January 18, 2018 by Steve Sullivan in News with 0 comments
After a successful inaugural tour in 2017, the EuroStars announced today that they will return to the US each of the next three summers — and be hosted by the AUDL.
The newly renamed “Americus Pro Cup” will see a team of European-based female all-stars travel to the US each summer through 2020 for a series of exhibition games against North American competition.
Through the partnership, the EuroStars retain control of operating the Tour but will receive logistical and marketing support from the AUDL. Tour games will run as their own entity, separate from AUDL games, but will be hosted by AUDL teams whenever possible.1 Like last year, Eurostar games will be played under the WFDF rule set without observers and with a European-style focus on Spirit. Also, they will be played on WFDF-sized fields as opposed to adopting AUDL standards.
As hosts, the AUDL has committed to supporting the Tour with logistics including marketing and stadium staff, as well as showcasing one of the games in 2018 as part of the AUDL’s national TV contract and livestreaming the others. This commitment is in line with the gender equity plan the league laid out in a letter to players this past December.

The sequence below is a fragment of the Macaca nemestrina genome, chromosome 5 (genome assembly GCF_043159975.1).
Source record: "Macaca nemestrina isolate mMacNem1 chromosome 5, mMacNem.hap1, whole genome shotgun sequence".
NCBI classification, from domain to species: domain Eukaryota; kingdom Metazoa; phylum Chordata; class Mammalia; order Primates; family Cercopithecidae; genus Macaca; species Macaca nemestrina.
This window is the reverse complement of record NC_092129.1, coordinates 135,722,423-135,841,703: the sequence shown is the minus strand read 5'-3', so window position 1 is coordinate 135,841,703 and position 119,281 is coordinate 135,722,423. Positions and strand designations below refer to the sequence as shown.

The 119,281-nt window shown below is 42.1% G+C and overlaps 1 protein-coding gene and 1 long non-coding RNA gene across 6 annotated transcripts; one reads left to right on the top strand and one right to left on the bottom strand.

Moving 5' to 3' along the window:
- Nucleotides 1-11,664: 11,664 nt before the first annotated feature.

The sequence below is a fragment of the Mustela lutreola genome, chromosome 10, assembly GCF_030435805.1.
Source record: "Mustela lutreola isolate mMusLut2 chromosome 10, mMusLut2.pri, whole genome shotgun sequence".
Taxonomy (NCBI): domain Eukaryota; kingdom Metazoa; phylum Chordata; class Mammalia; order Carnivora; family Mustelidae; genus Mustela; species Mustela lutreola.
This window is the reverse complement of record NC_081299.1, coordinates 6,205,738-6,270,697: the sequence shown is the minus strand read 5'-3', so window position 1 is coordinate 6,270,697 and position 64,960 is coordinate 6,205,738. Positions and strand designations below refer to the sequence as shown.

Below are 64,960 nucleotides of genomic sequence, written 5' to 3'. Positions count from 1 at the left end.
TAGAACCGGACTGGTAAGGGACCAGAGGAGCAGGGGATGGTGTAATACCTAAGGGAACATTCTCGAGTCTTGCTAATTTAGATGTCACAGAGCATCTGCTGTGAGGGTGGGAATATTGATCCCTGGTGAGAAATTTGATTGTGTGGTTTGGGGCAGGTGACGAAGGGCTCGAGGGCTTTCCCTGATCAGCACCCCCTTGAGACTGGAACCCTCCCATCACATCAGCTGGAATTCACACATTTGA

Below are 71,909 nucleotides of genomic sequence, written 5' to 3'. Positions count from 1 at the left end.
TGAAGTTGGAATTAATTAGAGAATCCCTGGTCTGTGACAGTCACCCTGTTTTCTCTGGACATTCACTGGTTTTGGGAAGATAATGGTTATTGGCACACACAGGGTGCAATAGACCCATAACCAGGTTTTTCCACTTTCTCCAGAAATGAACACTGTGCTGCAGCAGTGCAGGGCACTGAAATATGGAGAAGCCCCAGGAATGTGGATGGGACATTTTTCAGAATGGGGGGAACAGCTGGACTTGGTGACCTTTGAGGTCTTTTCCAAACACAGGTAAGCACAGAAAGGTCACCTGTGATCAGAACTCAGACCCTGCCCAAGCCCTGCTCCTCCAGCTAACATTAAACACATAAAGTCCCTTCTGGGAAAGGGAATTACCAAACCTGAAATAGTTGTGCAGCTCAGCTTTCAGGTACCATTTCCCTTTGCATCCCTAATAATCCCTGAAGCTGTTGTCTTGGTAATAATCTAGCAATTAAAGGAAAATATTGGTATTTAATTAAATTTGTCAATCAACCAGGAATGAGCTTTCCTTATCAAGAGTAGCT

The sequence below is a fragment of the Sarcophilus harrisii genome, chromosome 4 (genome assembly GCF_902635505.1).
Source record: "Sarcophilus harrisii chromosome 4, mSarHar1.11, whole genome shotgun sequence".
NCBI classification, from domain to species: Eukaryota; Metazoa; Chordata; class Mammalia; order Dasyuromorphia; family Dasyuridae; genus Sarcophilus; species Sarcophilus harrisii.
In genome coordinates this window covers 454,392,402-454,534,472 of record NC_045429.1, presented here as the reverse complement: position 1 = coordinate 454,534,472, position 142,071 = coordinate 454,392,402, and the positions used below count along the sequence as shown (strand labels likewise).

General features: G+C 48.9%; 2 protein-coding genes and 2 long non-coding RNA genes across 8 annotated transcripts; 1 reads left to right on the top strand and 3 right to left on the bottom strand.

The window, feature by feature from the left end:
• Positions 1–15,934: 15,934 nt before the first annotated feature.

The Eurostars have yet to announce specific opponents and it is unclear if the Tour will include existing women’s club teams. Tour organizers say they are still working out the details such as dates and locations, but that discussions with female clubs and players have been ongoing.
The Eurostars retain full ownership of the Tour and will keep 100% of the revenue generated at the gate for their events. Teams will receive a lump sum for participating and compete for a cash prize at each leg. Both the Tour and the league says the focus — especially in the first year — is to break even and find a sustainable way to put on the games and increase media outreach without crowdfunding.
The Tour lists a series of goals for this partnership, including promoting the visibility of top female players from both Europe and North America. Still, Tour organizer Rebecca Forth acknowledges the complexity of partnering with a league that is currently a target of gender equity focused protest, but states that the AUDL are “a supportive partner of our goals and plans.”
“We understand the complexities of the issues involved, and the range of opinions in circulation as to the best approaches to achieving gender equity,” Forth writes. “We believe [partnering with the AUDL] will allow us to maximize our contribution to the gender equity effort…We hope that our positive messages will resonate with some of you, and that you will join us to help build something of which we can all be proud.”
“The goal of our participation in the Tour is to provide resources in the form of dollars, equipment, marketing, game day expertise, etc.,” says AUDL Vice President of Marketing Tim DeByl. “This is an opportunity for us to see if we can help create a sustainable Tour, and will obviously help us make future decisions about the direction of the AUDL.”
**The article has been updated to reflect additional information shared by Tour organizers after initial publication.***
For their part, the AUDL says the intent is to run these games in AUDL cities, but are keeping open the possibility of doing games in non-AUDL cities. ↩